Help My Out Of Control Kid!: How To Handle Temper Tantrums

Dealing with tantrums is the part of parenting which most parents dread. They hope their sweet little baby will not ever hit the toddler tantrum phase or the even worse teenage temper tantrum phase.

As a young mother, I was just as afraid of toddler tantrums as the next person. Then it happened, my sweet, good natured little boy switched in to a power struggling animal.

This was my first child, I didn’t know what to do.

I remember one day, when he was three years old, I told him he couldn’t have a certain snack he wanted and the next thing I knew he was in his room throwing his brand new metal Tonka dump truck against his wall.

I wondered, “Why don’t I know how to stop tantrums?” To me it seemed that other parents knew something I didn’t. Certainly they knew how to stop tantrums; didn’t they?

As I asked around I realized I was not alone in my parenting ignorance. It seemed like even God was trying to help me feel better by allowing me to be behind other out of control children in a check out lines at the store.

The poor mothers would smile at me and I would smile back with that, “I understand. Don’t worry about me being offended…my child does the same thing” face.

While my son was still three years old, and when we started doing foster care for troubled teens I finally learned how to control an out of control child; no matter the age. There were ways to talk to out of control children that really worked. There were certain structures which were better at solving parenting problems than others.

Our journey toward self-government as a family had begun.

For years now I have been sharing the principles I learned so well at that impressionable time of my parenting life.

People all over the world still wonder how to stop tantrums and attitude problems, but now I can offer some help.

In my book, Parenting A House United, I talk about the principles and skills our family has used for many years now to stop temper tantrums and attitude problems.

Remember the point is not to cause the child pain. The point is to be consistent enough that the child chooses to have a change of heart.

Just so you know, my oldest boy chose to stop having tantrums at age three as well because I changed the way I communicate with him. I made sure I understood him more, pre-taught him the skills he needed to learn and kept the tone of the home safe and secure. When I made these changes he changed too. He no longer felt the need to battle with me. Instead he calmly talked to me about his needs. Self-government works. His quick change was all the proof I needed. No other child has had tantrum problems like he did. When the anxiety in my home went away, so did the tantrums.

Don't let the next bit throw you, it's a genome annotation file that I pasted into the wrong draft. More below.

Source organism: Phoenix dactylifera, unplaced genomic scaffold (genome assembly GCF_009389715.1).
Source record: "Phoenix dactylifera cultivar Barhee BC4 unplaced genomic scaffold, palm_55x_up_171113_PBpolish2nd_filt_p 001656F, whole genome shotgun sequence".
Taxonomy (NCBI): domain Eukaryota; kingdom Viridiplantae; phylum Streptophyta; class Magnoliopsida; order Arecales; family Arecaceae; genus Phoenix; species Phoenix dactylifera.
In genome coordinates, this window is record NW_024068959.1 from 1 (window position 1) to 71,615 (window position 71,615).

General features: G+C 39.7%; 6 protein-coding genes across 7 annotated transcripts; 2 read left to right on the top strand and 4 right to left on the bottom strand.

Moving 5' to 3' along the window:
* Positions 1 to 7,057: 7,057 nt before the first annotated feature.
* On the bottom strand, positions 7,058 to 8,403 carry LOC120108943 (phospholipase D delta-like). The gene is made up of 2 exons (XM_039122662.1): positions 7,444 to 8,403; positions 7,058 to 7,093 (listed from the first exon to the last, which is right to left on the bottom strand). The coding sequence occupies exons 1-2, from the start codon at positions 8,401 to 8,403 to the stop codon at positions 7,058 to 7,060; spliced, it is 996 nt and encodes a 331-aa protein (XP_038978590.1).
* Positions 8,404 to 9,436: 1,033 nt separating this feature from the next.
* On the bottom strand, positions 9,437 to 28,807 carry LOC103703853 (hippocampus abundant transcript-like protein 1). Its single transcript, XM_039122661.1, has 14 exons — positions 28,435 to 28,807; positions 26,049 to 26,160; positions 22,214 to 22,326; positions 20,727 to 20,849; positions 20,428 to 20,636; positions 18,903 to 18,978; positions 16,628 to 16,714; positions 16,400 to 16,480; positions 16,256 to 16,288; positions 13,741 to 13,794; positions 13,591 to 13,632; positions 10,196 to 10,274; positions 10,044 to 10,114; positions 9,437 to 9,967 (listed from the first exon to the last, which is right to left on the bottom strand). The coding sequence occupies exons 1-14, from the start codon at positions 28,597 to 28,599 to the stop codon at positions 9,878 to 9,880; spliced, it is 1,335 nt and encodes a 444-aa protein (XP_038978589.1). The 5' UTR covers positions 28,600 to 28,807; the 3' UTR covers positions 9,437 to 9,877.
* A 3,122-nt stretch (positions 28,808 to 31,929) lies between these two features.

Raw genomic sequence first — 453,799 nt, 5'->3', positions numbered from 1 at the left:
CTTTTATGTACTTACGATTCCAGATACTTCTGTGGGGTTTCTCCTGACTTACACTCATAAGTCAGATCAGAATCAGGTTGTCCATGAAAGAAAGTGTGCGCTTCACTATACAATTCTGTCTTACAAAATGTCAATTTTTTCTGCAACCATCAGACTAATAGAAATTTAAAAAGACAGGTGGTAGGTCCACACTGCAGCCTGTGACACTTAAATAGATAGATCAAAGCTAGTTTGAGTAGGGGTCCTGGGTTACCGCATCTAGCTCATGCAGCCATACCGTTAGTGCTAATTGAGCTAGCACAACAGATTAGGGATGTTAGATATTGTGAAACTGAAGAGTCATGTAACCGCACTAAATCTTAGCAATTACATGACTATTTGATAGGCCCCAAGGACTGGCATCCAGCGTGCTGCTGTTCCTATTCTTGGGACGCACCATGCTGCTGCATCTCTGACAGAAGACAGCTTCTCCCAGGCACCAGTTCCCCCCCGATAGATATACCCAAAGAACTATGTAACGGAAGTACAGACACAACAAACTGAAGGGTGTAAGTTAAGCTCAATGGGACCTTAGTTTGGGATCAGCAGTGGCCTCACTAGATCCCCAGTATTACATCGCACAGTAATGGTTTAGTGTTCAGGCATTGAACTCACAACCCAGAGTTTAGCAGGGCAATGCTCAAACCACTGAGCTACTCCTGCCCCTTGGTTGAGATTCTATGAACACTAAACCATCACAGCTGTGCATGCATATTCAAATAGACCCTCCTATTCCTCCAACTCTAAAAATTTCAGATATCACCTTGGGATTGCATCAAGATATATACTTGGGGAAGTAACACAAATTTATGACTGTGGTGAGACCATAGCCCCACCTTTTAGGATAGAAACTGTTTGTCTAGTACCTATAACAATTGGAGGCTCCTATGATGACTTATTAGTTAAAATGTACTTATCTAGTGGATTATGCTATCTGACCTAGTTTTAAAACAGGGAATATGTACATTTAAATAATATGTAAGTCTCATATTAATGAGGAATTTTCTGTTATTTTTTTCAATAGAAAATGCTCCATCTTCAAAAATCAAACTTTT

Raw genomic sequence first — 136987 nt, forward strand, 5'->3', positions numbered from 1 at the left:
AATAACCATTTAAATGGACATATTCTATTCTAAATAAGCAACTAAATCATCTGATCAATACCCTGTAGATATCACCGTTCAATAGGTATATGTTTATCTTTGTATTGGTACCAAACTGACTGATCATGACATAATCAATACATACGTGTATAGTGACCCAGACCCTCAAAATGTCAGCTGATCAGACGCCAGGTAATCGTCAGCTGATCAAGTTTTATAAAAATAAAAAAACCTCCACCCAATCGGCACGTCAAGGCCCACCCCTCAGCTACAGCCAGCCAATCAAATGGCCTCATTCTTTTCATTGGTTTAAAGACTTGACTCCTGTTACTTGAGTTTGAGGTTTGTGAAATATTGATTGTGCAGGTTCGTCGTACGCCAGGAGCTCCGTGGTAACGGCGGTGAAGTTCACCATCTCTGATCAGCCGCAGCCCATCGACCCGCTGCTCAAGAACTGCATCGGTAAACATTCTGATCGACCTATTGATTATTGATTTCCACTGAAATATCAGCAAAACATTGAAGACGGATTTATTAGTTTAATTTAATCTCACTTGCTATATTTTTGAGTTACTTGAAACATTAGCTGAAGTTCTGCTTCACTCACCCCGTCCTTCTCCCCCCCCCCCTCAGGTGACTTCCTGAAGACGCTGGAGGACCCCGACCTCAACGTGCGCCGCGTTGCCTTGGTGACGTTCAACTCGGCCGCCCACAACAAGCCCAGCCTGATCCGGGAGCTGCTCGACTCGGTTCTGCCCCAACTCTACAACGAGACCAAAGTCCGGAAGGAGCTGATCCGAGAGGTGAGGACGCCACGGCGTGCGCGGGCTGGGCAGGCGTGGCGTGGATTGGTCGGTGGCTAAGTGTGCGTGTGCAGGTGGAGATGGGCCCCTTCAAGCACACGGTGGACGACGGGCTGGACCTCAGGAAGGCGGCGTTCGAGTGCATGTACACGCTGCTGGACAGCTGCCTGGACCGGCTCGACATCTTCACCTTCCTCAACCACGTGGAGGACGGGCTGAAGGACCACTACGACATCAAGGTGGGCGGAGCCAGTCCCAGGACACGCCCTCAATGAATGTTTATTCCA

By Nicholeen Peck, BBC television star and author of Parenting A House United, and Londyn LaRae Says Okay.

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4 thoughts on “Help My Out Of Control Kid!: How To Handle Temper Tantrums

  1. Does this mean we can’t use the Mosaic Law’s method of stoning disobedient children? (jk).

    I agree that it is important to teach correct principles, and then let them govern themselves. Most parents don’t do the upfront work, or they are inconsistent, and so remain forever frustrated by those momentary demonic possessions that take over such children.

  2. I’d love to see a summary too. I’ve been pondering this for my own 3 year old this last week, as his tantrums have seem to hit the roof lately.

    Also, are your books in any ebook format?

  3. Right now the books are not in ebook format, but might be at some point. (no guarantees on when though) I can only do some many things since I require myself to put the children first each day. Progress is slow on the business end of things. Please get the the hand-held copy and enjoy! Right now I have a special going on my stuff though. Coupon code TSGDEALS will give you 20% off anything on the site. :)

    Joyce and Geoff, There is so much I could share on this topic. So, this will be brief. If I were trying to help a three year old stop having tantrums I would:

    1. Learn the steps to staying calm and not latching on to emotional outbursts. (This is the hardest part. I have a whole audio class on it called The Power of Calm–in CD or download)

    2. Teach the Four Basic Skills when the child is not having a problem and practice how corrections will happen. Role play!!!

    3. Recognize the point the child has anxiety. (This, or manipulation is the root of the problem)

    4. Seek to understand (not necessarily by talking, but by feeling and putting yourself in their shoes.)

    5. Establish a structure which backs you up so that you don’t have to ‘shoot from the hip’ in the moment

    6. Consistently use time out as a “getting ready” place for little ones and The Rule of Three for big kids

    7. Speak in a descriptive way instead of an emotional way.

    (These are the deep steps)

    In the moment, after such steps have been done I would:

    1. Analyze and seek to understand

    2. Say, “Susan you are screaming. You need to go to time-out” (gently take her there)

    3. After the calming time is done. Praise and do a proper corrective teaching.

    4. Role play the “right way to do communicate” Like how to disagree appropriately etc.

    (This is only the steps for small children)

    I wish I could go on, but alas, it would take days. :)

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